In Larissa, Greece, around 300 children had gathered with puppets they had made to welcome little Amal to the town, when right-wing protesters arrived and started throwing stones at the show, hitting them. children. “The children had been preparing for many months,” says Markopoulou. “Then people came in and started throwing things at the kids – it was really hard. Little Amal was in the headlines for days. People have really tried to overcome all of this negativity and sometimes a negative response can get more attention than something more peaceful. The whole country was talking about it. It was very impactful. “
Production has been extremely logistically complex, traversing eight countries at a time of Covid travel restrictions and rapidly evolving wildfires in southern Europe – a difficult feat even for co-producer Tracey Seaward, who produced the opening ceremony for the London 2012 Olympics.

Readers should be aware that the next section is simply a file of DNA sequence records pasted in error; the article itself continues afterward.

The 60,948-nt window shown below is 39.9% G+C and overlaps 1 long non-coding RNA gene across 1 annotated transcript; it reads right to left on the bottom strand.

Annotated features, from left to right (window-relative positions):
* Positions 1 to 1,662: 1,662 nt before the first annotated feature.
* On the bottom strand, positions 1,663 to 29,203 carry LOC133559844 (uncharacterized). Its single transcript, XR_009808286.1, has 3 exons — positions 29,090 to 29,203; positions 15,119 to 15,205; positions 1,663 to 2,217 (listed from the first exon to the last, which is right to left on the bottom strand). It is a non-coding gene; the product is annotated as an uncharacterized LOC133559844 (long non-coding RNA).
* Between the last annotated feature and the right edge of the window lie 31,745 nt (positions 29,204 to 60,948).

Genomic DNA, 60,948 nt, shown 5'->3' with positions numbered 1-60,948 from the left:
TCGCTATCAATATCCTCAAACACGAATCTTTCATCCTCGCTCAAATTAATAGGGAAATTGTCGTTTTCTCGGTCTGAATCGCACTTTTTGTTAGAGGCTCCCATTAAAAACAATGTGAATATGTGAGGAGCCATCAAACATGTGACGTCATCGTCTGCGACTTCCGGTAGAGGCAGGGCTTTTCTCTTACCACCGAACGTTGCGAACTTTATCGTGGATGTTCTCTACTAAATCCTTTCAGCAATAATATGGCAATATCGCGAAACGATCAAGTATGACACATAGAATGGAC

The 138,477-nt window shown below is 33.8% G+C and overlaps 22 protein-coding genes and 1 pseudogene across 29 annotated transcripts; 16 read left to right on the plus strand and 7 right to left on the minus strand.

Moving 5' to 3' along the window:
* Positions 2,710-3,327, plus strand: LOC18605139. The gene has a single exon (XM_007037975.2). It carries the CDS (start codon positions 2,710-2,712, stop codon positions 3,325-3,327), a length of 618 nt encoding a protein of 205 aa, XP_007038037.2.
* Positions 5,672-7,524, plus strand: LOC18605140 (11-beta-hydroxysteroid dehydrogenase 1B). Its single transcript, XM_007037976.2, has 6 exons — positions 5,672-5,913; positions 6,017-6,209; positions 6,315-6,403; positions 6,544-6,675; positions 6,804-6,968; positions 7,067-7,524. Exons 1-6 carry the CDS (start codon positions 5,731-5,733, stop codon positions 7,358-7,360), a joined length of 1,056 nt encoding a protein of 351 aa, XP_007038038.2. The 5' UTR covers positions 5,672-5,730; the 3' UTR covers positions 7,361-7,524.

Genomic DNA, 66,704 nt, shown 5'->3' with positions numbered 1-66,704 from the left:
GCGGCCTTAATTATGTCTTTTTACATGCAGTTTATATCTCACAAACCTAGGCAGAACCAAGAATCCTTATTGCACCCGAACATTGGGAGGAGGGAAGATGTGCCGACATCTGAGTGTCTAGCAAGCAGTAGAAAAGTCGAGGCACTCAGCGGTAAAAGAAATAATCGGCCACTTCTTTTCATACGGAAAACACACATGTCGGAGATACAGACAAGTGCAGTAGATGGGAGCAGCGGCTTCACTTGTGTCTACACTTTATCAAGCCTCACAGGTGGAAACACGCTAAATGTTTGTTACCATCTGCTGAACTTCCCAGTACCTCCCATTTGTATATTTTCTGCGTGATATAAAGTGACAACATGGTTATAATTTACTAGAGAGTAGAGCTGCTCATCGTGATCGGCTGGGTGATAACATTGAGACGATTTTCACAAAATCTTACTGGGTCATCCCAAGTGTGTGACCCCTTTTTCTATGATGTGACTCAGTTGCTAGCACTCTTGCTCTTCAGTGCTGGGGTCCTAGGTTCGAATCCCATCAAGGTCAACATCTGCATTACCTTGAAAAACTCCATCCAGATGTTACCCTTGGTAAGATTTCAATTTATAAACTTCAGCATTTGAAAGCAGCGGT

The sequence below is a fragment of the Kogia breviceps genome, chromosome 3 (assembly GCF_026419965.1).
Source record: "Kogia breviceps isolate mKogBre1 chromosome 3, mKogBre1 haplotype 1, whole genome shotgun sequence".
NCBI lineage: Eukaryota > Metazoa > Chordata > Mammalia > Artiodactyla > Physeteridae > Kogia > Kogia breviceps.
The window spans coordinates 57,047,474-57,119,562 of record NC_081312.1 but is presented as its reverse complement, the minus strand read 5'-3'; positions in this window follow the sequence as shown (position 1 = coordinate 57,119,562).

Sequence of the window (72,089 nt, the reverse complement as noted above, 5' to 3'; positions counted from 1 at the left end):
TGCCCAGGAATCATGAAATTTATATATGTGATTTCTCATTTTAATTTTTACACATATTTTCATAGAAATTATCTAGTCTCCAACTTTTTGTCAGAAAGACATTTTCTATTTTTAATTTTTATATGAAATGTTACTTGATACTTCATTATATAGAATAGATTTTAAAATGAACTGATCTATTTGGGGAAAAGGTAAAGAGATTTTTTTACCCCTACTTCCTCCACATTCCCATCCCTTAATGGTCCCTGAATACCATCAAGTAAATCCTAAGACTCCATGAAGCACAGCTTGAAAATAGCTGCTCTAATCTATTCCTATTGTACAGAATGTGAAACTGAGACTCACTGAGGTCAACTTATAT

She thinks the educational aspect of the tour was particularly worth it. “We tried to get people to understand migration issues and why welcoming is so fundamentally important,” she says. A parallel fundraising exercise, the Amal Fund, raises funds to support local organizations that help refugees young and old who have missed out on educational opportunities.
The positives outweighed the negatives, says artistic director Zuabi: “We saw a lot of generosity. We are carrying out this project to celebrate our shared humanity. We have met people who are ready to open their hearts and their cities and think differently about this issue. A simple way to approach it is to say: “Let’s build fences, isolate ourselves, get out of Europe”. But we wanted people to think about how they can accommodate these people so that they are not marginalized. Our giant of nine years and three and a half meters brought us great joy. After almost two years of Covid, people are flocking to see her – but also to be together, which has been very touching. “